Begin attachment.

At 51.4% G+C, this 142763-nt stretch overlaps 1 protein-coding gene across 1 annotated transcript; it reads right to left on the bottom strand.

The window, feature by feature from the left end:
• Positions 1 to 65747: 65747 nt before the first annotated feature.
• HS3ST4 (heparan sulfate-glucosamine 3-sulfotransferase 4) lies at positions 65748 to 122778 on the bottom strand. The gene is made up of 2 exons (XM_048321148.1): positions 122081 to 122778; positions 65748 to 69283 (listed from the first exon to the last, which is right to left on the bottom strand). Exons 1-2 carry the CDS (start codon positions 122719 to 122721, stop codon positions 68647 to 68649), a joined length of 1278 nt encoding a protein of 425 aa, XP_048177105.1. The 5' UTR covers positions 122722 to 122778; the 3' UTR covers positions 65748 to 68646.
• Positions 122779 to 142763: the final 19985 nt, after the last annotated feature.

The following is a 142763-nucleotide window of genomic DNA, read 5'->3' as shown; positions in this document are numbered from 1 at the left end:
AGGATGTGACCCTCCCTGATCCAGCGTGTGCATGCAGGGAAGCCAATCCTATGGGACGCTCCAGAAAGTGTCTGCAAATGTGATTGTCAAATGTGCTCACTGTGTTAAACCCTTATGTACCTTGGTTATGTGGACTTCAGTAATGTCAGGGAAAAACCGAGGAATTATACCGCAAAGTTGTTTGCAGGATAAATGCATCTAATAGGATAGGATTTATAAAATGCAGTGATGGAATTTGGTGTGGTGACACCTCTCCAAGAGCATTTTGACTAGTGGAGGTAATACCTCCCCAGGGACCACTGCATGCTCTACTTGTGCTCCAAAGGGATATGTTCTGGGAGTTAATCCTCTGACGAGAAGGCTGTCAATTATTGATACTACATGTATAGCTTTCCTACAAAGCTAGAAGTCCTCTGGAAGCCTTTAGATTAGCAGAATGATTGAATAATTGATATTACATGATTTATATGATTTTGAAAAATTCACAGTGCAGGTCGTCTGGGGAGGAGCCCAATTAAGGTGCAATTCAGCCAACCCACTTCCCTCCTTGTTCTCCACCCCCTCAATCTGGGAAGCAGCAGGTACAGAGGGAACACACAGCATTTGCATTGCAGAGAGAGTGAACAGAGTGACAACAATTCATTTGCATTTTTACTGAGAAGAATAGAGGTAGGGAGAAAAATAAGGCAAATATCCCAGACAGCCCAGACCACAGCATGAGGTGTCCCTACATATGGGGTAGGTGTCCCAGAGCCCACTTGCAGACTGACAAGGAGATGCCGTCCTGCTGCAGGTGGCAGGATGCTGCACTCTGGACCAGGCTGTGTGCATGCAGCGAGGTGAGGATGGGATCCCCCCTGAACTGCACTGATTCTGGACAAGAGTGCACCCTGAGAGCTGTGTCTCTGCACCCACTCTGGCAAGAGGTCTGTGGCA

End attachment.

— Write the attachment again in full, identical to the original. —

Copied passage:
At 51.4% G+C, this 142763-nt stretch overlaps 1 protein-coding gene across 1 annotated transcript; it reads right to left on the bottom strand.

The window, feature by feature from the left end:
• Positions 1 to 65747: 65747 nt before the first annotated feature.
• HS3ST4 (heparan sulfate-glucosamine 3-sulfotransferase 4) lies at positions 65748 to 122778 on the bottom strand. The gene is made up of 2 exons (XM_048321148.1): positions 122081 to 122778; positions 65748 to 69283 (listed from the first exon to the last, which is right to left on the bottom strand). Exons 1-2 carry the CDS (start codon positions 122719 to 122721, stop codon positions 68647 to 68649), a joined length of 1278 nt encoding a protein of 425 aa, XP_048177105.1. The 5' UTR covers positions 122722 to 122778; the 3' UTR covers positions 65748 to 68646.
• Positions 122779 to 142763: the final 19985 nt, after the last annotated feature.

The following is a 142763-nucleotide window of genomic DNA, read 5'->3' as shown; positions in this document are numbered from 1 at the left end:
AGGATGTGACCCTCCCTGATCCAGCGTGTGCATGCAGGGAAGCCAATCCTATGGGACGCTCCAGAAAGTGTCTGCAAATGTGATTGTCAAATGTGCTCACTGTGTTAAACCCTTATGTACCTTGGTTATGTGGACTTCAGTAATGTCAGGGAAAAACCGAGGAATTATACCGCAAAGTTGTTTGCAGGATAAATGCATCTAATAGGATAGGATTTATAAAATGCAGTGATGGAATTTGGTGTGGTGACACCTCTCCAAGAGCATTTTGACTAGTGGAGGTAATACCTCCCCAGGGACCACTGCATGCTCTACTTGTGCTCCAAAGGGATATGTTCTGGGAGTTAATCCTCTGACGAGAAGGCTGTCAATTATTGATACTACATGTATAGCTTTCCTACAAAGCTAGAAGTCCTCTGGAAGCCTTTAGATTAGCAGAATGATTGAATAATTGATATTACATGATTTATATGATTTTGAAAAATTCACAGTGCAGGTCGTCTGGGGAGGAGCCCAATTAAGGTGCAATTCAGCCAACCCACTTCCCTCCTTGTTCTCCACCCCCTCAATCTGGGAAGCAGCAGGTACAGAGGGAACACACAGCATTTGCATTGCAGAGAGAGTGAACAGAGTGACAACAATTCATTTGCATTTTTACTGAGAAGAATAGAGGTAGGGAGAAAAATAAGGCAAATATCCCAGACAGCCCAGACCACAGCATGAGGTGTCCCTACATATGGGGTAGGTGTCCCAGAGCCCACTTGCAGACTGACAAGGAGATGCCGTCCTGCTGCAGGTGGCAGGATGCTGCACTCTGGACCAGGCTGTGTGCATGCAGCGAGGTGAGGATGGGATCCCCCCTGAACTGCACTGATTCTGGACAAGAGTGCACCCTGAGAGCTGTGTCTCTGCACCCACTCTGGCAAGAGGTCTGTGGCA